Still stinky. Still awesome.

Rise and shine, fruitcake. It’s time to party.

Zero G was the perfect appetizer. We were ready for a full-meal now. Saturday night we decided to make a quick run by the ranger station at Goblin Valley and see if we could wrangle up some another person for Sunday in the Squeeze. Nate is one of the park rangers, and a very talented canyoneer. We knocked, we asked, he came. Took him about 35 seconds to think about it, load his truck, and leave.

I wanted to try a little variation on the canyon, as I had just done it two weeks before. Last time, we approached from Hidden Splendor. This time, I wanted to try and do it from the Factory Butte side. Nate tried to tell us the roads sucked, but I didn’t believe him.

He was right. Those roads suck. Especially at night. Even more so when Nate drives 40 miles an hour in front of you, and the dust clouds the track. Might as well be driving blindfolded. At least we had the ranger with us, and he knew the roads well. In fact, if he weren’t there, we woulda been in some trouble. The Muddy flowed HUGE a week or so earlier, and tore up a ton of road on the Goblin Valley side of the river. There was monstrous sand and mud traps that I would’ve tried to drive right through had Nate not seen them earlier and known they would swallow my Xterra. Seeing the devastation, I’d be willing to bet that road won’t be able to cross the Muddy for awhile. There is at least a 1/2 mile of road that was under water, and is now impassable.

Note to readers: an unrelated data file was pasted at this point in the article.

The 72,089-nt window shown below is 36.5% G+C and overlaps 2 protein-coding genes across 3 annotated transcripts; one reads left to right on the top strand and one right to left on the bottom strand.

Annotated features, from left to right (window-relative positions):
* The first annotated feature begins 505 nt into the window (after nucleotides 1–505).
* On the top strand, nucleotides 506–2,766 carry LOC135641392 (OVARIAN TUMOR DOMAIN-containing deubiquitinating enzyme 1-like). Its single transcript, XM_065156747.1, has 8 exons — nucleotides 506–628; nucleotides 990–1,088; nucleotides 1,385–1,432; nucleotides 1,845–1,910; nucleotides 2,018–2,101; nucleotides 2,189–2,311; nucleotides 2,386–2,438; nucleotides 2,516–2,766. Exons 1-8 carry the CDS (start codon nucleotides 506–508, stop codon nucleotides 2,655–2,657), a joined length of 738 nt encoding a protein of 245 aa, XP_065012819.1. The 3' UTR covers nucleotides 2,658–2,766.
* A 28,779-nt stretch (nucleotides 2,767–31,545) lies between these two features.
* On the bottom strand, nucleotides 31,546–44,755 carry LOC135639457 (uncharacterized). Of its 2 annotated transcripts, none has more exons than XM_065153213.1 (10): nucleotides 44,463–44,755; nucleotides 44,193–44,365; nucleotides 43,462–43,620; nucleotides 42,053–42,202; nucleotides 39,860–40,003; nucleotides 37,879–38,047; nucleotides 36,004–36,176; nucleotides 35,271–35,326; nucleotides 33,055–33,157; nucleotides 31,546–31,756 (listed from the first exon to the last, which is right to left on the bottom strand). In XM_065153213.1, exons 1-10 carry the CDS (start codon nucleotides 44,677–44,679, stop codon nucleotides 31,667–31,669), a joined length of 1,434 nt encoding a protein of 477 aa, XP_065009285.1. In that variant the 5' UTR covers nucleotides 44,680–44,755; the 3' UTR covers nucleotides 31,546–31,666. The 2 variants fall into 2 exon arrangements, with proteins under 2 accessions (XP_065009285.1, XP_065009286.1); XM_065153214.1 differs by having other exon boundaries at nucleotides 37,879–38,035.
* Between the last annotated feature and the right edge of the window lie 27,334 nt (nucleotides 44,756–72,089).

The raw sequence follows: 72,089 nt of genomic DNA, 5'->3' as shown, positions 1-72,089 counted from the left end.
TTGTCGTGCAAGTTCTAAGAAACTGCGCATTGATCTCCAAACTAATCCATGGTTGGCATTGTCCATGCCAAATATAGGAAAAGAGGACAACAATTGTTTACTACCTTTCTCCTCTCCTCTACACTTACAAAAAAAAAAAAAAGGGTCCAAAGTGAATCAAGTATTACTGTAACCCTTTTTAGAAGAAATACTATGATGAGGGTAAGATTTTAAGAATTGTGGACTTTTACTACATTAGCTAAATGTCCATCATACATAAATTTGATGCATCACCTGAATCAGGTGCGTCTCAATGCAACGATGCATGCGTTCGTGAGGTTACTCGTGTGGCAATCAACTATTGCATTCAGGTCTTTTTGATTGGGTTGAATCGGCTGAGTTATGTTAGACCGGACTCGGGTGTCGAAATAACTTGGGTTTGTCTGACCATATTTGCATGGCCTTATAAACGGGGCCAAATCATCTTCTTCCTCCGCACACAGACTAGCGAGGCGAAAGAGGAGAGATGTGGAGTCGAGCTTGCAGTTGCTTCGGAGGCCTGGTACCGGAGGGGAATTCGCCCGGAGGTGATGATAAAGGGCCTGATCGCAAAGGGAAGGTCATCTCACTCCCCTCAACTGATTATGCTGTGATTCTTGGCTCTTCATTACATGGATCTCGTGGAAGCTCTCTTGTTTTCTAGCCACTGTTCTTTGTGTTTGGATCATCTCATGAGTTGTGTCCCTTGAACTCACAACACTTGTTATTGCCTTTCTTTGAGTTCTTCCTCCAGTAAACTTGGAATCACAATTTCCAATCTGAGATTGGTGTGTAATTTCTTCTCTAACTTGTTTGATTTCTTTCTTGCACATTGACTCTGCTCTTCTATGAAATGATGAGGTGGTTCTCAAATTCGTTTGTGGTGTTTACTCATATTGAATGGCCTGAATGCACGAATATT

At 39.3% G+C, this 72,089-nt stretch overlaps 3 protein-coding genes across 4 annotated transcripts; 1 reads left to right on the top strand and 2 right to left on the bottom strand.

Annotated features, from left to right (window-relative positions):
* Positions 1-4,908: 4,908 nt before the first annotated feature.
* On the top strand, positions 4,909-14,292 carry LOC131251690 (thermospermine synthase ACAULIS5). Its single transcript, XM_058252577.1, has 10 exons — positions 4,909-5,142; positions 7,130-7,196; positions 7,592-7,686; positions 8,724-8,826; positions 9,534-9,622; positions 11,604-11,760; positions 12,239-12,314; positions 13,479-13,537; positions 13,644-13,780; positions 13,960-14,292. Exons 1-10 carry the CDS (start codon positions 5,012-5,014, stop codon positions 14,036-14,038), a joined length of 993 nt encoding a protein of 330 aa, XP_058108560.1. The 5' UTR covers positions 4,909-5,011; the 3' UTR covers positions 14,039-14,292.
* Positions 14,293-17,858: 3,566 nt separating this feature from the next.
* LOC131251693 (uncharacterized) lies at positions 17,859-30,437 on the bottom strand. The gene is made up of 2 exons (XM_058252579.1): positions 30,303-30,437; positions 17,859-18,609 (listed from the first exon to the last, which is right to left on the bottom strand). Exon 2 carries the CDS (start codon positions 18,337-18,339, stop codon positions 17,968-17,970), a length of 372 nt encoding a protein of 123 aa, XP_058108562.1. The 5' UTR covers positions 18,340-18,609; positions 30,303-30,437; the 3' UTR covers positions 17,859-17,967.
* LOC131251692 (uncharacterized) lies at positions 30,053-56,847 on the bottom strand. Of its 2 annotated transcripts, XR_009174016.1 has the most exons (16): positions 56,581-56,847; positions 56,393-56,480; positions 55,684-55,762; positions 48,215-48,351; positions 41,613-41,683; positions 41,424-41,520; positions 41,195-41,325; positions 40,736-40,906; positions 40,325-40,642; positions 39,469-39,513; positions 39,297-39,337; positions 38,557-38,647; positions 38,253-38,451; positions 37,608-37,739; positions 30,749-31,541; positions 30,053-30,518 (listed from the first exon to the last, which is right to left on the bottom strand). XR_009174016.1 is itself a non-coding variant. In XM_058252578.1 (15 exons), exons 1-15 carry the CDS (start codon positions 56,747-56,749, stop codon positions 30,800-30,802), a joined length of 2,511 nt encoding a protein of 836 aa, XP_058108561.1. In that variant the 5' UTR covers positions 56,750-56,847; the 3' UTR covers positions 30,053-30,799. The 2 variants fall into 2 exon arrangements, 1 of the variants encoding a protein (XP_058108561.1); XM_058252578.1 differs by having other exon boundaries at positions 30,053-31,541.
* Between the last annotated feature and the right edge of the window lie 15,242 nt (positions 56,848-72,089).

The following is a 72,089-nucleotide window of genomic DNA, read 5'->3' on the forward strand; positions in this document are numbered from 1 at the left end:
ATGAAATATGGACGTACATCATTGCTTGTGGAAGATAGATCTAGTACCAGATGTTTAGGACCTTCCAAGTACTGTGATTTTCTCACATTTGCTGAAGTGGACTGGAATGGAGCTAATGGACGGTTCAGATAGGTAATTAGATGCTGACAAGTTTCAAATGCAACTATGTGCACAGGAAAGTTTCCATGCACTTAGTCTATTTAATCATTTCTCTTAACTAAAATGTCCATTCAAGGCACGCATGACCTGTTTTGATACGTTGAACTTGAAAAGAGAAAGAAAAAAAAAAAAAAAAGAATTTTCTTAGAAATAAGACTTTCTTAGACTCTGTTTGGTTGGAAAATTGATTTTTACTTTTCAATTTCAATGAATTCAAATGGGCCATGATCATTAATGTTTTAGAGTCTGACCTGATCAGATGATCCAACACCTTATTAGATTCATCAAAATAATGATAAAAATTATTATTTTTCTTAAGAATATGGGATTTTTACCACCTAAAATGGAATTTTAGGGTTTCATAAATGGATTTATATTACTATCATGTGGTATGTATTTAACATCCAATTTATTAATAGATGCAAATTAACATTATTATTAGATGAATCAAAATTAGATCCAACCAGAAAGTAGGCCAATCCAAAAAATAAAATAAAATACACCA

The Muddy with flow. Much different scene than two weeks before, when it was completely bone dry.

The drive from Goblin Valley to the Muddy takes around an hour. To Hidden Splendor, it takes maybe an hour and fifteen. The approach from the Muddy is pretty flat and easy, to the base of the Moroni Slopes, and took us around 45 minutes. So, I’d say it is quicker to get to the Squeeze from that side then it is from the Airstrip. But, the Gorge is pretty fantastic for an approach hike, and I’d have to say I favor the Hidden Splendor approach.